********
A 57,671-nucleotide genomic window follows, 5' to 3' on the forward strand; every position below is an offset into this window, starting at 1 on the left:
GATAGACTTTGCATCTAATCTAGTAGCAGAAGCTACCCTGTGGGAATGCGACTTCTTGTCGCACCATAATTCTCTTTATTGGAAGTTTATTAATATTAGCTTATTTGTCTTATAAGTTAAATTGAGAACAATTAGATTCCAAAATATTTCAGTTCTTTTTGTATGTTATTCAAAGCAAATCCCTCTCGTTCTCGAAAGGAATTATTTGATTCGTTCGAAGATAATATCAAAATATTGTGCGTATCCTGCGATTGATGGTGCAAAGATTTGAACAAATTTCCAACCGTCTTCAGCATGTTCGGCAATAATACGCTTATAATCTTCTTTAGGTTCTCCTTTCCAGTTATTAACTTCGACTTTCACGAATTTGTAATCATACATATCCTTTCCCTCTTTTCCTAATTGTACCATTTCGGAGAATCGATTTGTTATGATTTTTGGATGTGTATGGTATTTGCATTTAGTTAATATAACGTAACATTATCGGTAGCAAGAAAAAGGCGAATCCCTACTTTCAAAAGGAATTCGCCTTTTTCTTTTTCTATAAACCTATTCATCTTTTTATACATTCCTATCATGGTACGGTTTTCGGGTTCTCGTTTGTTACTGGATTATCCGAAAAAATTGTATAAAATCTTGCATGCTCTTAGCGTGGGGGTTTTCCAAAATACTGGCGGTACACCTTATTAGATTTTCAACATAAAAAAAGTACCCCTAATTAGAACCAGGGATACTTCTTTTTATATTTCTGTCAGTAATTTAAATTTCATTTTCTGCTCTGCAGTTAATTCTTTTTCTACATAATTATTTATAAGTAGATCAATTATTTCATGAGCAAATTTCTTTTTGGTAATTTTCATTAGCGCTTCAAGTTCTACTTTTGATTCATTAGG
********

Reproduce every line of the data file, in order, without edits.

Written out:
A 57,671-nucleotide genomic window follows, 5' to 3' on the forward strand; every position below is an offset into this window, starting at 1 on the left:
GATAGACTTTGCATCTAATCTAGTAGCAGAAGCTACCCTGTGGGAATGCGACTTCTTGTCGCACCATAATTCTCTTTATTGGAAGTTTATTAATATTAGCTTATTTGTCTTATAAGTTAAATTGAGAACAATTAGATTCCAAAATATTTCAGTTCTTTTTGTATGTTATTCAAAGCAAATCCCTCTCGTTCTCGAAAGGAATTATTTGATTCGTTCGAAGATAATATCAAAATATTGTGCGTATCCTGCGATTGATGGTGCAAAGATTTGAACAAATTTCCAACCGTCTTCAGCATGTTCGGCAATAATACGCTTATAATCTTCTTTAGGTTCTCCTTTCCAGTTATTAACTTCGACTTTCACGAATTTGTAATCATACATATCCTTTCCCTCTTTTCCTAATTGTACCATTTCGGAGAATCGATTTGTTATGATTTTTGGATGTGTATGGTATTTGCATTTAGTTAATATAACGTAACATTATCGGTAGCAAGAAAAAGGCGAATCCCTACTTTCAAAAGGAATTCGCCTTTTTCTTTTTCTATAAACCTATTCATCTTTTTATACATTCCTATCATGGTACGGTTTTCGGGTTCTCGTTTGTTACTGGATTATCCGAAAAAATTGTATAAAATCTTGCATGCTCTTAGCGTGGGGGTTTTCCAAAATACTGGCGGTACACCTTATTAGATTTTCAACATAAAAAAAGTACCCCTAATTAGAACCAGGGATACTTCTTTTTATATTTCTGTCAGTAATTTAAATTTCATTTTCTGCTCTGCAGTTAATTCTTTTTCTACATAATTATTTATAAGTAGATCAATTATTTCATGAGCAAATTTCTTTTTGGTAATTTTCATTAGCGCTTCAAGTTCTACTTTTGATTCATTAGG